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Documentation & User Guides | Fotoware

What you can do with metadata

Metadata empowers your DAM system -  without it, your asset collections would be a bunch of files sitting in a large repository without giving you any clue as to how you could retrieve the correct assets when needed. This topic deals with some practical aspects of metadata that can help you plan the metadata implementation in your organization's DAM system.

Using metadata to visualize the content in your collections

A user who accesses a DAM system for the first time may only have a vague idea of what type of content they can expect to find. Your Fotoware DAM system can be set up to give users visual clues as to how they can use it: A taxonomy shown next to the thumbnail grid can expose file types, categories, keywords, or any other type of information that you believe users will find helpful in navigating content.

For example, a car dealership may have tagged their pictures and videos with the model year, manufacturer, model name, color, engine size, etc. All of this information can be made visual to allow a user to select several values and have the archive's content updated to reflect their choices.

Learn more: Taxonomies

Controlling access to assets using metadata

When users upload content to FotoWeb, the uploader's user name is stored in the uploaded files' metadata. This can be used to filter archive content. A user who opens an archive with uploaded assets may, for example, only be allowed to see and edit the files that they have uploaded. While other users' files may also be in the same physical location, the FotoWeb archive has a search associated with the archive's access list, so users only see their own files.

See an example of how this can be implemented on the FotoWeb upload area.

This can be taken even further - By adding custom tags to assets in your DAM system; these can be used to control who sees what. For example, if some of the assets in an archive should be made available on a public portal embedded on your company website, an archive manager can be given permission to tag files with a "public" tag in a metadata field, which in turn makes it available to unauthenticated guest users on the FotoWeb portal. The obvious upside is that you don't have to manage duplicate files in separate archives; it's all managed using access lists and tags in a single archive, and users only see what they're supposed to see.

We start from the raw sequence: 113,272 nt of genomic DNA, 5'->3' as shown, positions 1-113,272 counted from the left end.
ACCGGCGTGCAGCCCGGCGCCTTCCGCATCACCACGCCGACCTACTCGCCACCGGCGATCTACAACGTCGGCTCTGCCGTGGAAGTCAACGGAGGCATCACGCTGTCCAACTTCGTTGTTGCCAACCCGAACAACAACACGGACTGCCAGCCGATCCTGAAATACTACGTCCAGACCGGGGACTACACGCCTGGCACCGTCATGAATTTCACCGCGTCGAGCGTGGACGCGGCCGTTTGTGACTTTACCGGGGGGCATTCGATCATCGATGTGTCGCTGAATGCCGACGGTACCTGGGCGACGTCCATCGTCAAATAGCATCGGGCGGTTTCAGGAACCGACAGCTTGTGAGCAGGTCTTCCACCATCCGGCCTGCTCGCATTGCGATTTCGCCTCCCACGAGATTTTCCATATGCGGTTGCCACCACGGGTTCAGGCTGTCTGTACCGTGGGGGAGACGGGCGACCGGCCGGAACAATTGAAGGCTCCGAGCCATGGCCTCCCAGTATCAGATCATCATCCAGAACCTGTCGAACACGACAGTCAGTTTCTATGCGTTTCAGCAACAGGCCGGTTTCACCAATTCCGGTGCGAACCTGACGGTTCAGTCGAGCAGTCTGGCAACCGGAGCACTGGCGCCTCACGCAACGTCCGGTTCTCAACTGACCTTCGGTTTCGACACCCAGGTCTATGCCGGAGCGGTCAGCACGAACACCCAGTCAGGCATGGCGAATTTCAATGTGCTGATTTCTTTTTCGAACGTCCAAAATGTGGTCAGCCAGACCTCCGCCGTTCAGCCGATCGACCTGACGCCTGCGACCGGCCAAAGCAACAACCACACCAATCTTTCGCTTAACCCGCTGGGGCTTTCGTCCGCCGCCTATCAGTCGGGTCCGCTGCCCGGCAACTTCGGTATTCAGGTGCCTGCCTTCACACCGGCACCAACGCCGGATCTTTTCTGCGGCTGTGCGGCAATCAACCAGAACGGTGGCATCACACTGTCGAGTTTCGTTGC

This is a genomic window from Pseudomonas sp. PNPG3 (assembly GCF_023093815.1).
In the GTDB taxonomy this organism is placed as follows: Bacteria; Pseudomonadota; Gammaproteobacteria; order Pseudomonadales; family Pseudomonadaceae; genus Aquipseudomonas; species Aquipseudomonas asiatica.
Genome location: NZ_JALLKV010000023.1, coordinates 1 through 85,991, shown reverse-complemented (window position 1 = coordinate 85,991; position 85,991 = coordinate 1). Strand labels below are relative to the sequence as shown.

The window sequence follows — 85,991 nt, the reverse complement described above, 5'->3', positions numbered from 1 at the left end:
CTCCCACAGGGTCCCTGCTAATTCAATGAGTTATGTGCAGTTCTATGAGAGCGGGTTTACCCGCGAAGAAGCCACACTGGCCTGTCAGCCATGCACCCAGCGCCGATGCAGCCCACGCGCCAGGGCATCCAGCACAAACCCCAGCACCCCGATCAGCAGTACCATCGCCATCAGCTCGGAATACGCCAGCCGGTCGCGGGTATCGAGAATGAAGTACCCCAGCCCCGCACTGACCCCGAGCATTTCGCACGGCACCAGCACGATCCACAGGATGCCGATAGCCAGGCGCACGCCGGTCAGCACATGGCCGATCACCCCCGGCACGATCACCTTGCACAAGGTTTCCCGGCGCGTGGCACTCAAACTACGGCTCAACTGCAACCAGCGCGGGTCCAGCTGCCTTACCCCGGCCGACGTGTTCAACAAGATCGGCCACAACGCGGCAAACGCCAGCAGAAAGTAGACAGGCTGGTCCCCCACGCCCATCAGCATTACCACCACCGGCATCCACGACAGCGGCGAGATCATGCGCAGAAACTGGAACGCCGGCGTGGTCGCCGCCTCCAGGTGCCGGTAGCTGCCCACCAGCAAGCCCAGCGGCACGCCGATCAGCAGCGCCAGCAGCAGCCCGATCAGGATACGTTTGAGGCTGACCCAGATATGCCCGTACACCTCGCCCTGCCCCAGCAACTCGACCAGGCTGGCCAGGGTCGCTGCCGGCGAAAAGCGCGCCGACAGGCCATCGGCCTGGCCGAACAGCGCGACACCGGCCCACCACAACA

How much descriptive metadata is needed?

There's no easy answer to this question. As mentioned, quite a bit of technical metadata is added to files at the time of ingestion/import into the DAM system.

The descriptive metadata poses a challenge since it will typically have to be meaningful tags and descriptions added by humans rather than automated by a computer system.

Fotoware complies with the XMP standard, which makes it possible to create a near-endless number of fields that can be used to add descriptive information about each of your assets. However, such meticulous attention to detail may not be appreciated by users who add assets to the system: If a user who uploads ten new files to the system has to fill in 20 descriptive fields for every uploaded file, there's a fair chance that user will give up the entire operation.

The solution may well be to allow users to fill in only a few fields that roughly describe the assets being added. The uploaded assets can then be handed over to an archive manager who oversees the uploaded files, adds additional metadata in accordance with company policies, and then publishes the assets when all is ready.

Standard information, such as legal disclaimers, copyright information, and so on, can be applied automatically through a process triggered by a user, or it can be fully automated by, for example, a Color Factory workflow process.

The rule of thumb is not to make the ingestion process too complex for users - keeping it simple at this stage and having someone proficient oversee the ingested assets will help ensure metadata consistency throughout your DAM system.

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